the flâneuse & random images around portland
“The photographer is an armed version of the solitary walker reconnoitering, stalking, cruising the urban inferno, the voyeuristic stroller who discovers the city as a landscape of voluptuous extremes. Adept of the joys of watching, connoisseur of empathy, the flâneur finds the world ‘picturesque.'” — Susan Sontag, On Photography
“I love walking in London,” said Mrs. Dalloway. —Virginia Woolf, Mrs. Dalloway
As the images of flâneurs on this page and the language about them suggest, the flâneur is male, well dressed, a man with money who can while the hours wandering the streets. He is by himself; he may eat his lunch alone.
Does that mean a woman—une flâneuse—does not, can not, exist? Do women go for a good walk alone? Do they have sufficient income to permit the time to wander? Don’t they stay at home and watch after the kids?
Lauren Elkin, the cultural critic, has written a book Flaneuse: Women Walk the City in Paris, New York, Tokyo, Venice and London that was recently designated by the New York Times as a Notable Book for 2017. For her the flâneuse is a “determined, resourceful individual keenly attuned to the creative potential of the city and the liberating possibilities of a good walk.” (Click on any photo to see it larger and in more detail. Cliquez sur une vignette pour l’agrandir.)
She does not recognize gender as a defining characteristic of a flâneur. It is an “individual” who takes a good walk. The dictionary defines a “flâneuse” as “a woman who is or who behaves like a flaneur.”
Ching-fang Tseng, in an essay The Flaneur, the Flaneuse, and the Hostess: Virginia Woolf’s (Un)Domesticating Flanerie in Mrs. Dalloway, suggested that being a woman and a flâneur in the 19th century sense was not possible: “The impossibility of the flâneuse bespeaks not only the masculine desire underlying urban spectatorship, but also the prohibition on the homebound women from making excursions into the city to enjoy unfettered walking and watching. The suppression of alternative female urban spectatorship exemplifies the male monopoly on the experiences of modernity.” (Click on any photo to see it larger and in more detail. Cliquez sur une vignette pour l’agrandir.)
However, well-known women were flâneuses. Patti Smith, a rocker and friend of the photographer Robert Mapplethorpe, is a photographer who wanders city streets in search of subject matter. (Click on any photo to see it larger and in more detail. Cliquez sur une vignette pour l’agrandir.)
Elizabeth Hand, writing in the Washington Post about My Train, Smith’s latest book, says, “Sometimes, Smith comes across as a modern flâneuse, combining a photographer’s visual acuity with the boulevardier’s appreciation of the ephemeral, pointillist details that create the sprawling canvas of a peripatetic life. Other times, she is an amused participant-observer. . . .”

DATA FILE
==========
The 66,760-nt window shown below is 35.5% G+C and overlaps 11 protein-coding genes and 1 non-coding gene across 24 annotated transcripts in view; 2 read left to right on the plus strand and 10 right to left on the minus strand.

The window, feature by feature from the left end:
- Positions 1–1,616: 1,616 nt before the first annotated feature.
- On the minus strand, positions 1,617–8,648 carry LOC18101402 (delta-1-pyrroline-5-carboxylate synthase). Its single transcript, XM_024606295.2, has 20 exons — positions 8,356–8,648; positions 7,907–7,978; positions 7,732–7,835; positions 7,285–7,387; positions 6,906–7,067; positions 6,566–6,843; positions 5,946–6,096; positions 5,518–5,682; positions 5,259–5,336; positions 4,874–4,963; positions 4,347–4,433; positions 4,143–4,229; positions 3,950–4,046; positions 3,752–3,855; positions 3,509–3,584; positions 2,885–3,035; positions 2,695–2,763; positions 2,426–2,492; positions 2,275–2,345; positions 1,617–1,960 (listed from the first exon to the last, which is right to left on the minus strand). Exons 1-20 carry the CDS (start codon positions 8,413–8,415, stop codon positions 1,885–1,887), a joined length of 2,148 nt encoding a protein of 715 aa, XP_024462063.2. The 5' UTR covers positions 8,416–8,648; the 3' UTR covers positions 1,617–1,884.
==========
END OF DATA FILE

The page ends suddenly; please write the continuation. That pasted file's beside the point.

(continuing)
Susan Sontag, quoted above, writes in On Photography: “The findings of Baudelaire’s flâneur are variously exemplified by the candid snapshots taken in the 1890s by Paul Martin in London streets and at the seaside and by Arnold Genthe in San Francisco’s Chinatown (both using a concealed camera), by Atget’s twilight Paris of shabby streets and decaying trades, by the dramas of sex and loneliness depicted in Brassaï’s book Paris de nuit (1933), by the image of the city as a theater of disaster in Weegee’s Naked City (1945).”
Virginia Woolf thought of wandering the streets as “street haunting.” She writes in the essay “Street Haunting: A London Adventure”: “We are no longer quite ourselves. As we step out of the house on a fine evening between four and six, we shed the self our friends know us by and become part of that vast republican army of anonymous trampers, whose society is so agreeable after the solitude of one’s own room.”
In one of her diary entries from March 1930 Woolf, like the narrator of “Street Haunting,” describes what she gets from walking through the city: “A fine spring day. I walked along Oxford St. The buses are strung on a chain. People fight & struggle. Knocking each other off the pavement. Old bareheaded men; a motor car accident, &c. To walk alone in London is the greatest rest.”
And then there is Sophie Calle: “For months I followed strangers on the street. For the pleasure of following them, not because they particularly interested me. I photographed them without their know-ledge, took note of their movements, then finally lost sight of them and forgot them.
At the end of January 1980, on the streets of Paris, I followed a man whom I lost sight of a few minutes later in the crowd. That very evening, quite by chance, he was introduced to me at an opening. During the course of our conversation, he told me he was planning an imminent trip to Venice. I decided to follow him.”